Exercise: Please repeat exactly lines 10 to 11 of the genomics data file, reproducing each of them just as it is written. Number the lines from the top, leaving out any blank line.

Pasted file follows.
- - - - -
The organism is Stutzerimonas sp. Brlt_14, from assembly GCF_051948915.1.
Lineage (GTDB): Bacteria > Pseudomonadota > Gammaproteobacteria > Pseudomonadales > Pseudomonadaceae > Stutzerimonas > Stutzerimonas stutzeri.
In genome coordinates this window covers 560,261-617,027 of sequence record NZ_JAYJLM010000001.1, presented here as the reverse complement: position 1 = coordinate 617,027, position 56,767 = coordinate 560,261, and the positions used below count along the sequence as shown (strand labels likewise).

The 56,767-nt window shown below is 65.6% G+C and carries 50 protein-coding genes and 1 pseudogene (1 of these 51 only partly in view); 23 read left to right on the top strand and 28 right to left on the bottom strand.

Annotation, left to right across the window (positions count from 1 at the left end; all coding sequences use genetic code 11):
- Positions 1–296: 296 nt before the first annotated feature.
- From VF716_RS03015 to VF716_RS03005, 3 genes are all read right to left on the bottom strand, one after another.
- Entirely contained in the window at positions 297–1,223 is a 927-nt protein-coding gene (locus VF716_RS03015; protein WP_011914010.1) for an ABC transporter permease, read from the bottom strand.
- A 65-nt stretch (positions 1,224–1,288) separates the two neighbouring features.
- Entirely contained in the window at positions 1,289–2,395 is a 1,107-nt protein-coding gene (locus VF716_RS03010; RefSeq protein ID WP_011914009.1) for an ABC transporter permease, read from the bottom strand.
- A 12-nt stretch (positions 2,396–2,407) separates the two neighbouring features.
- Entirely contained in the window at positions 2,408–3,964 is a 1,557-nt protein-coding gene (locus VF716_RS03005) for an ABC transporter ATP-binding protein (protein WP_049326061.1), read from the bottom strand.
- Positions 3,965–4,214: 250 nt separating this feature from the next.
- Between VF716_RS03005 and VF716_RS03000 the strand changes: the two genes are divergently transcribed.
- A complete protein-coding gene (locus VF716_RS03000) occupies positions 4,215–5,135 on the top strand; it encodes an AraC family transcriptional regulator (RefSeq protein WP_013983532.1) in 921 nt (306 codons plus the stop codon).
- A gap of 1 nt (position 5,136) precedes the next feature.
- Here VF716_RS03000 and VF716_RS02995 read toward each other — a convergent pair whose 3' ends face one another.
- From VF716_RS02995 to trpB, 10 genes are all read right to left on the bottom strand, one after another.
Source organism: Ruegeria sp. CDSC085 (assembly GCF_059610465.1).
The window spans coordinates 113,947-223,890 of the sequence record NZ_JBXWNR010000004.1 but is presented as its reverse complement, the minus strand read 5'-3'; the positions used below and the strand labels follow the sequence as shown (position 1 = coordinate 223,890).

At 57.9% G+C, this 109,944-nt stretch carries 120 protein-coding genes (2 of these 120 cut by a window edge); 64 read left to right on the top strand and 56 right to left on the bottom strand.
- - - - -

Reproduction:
- Entirely contained in the window at positions 1,289–2,395 is a 1,107-nt protein-coding gene (locus VF716_RS03010; RefSeq protein ID WP_011914009.1) for an ABC transporter permease, read from the bottom strand.
- A 12-nt stretch (positions 2,396–2,407) separates the two neighbouring features.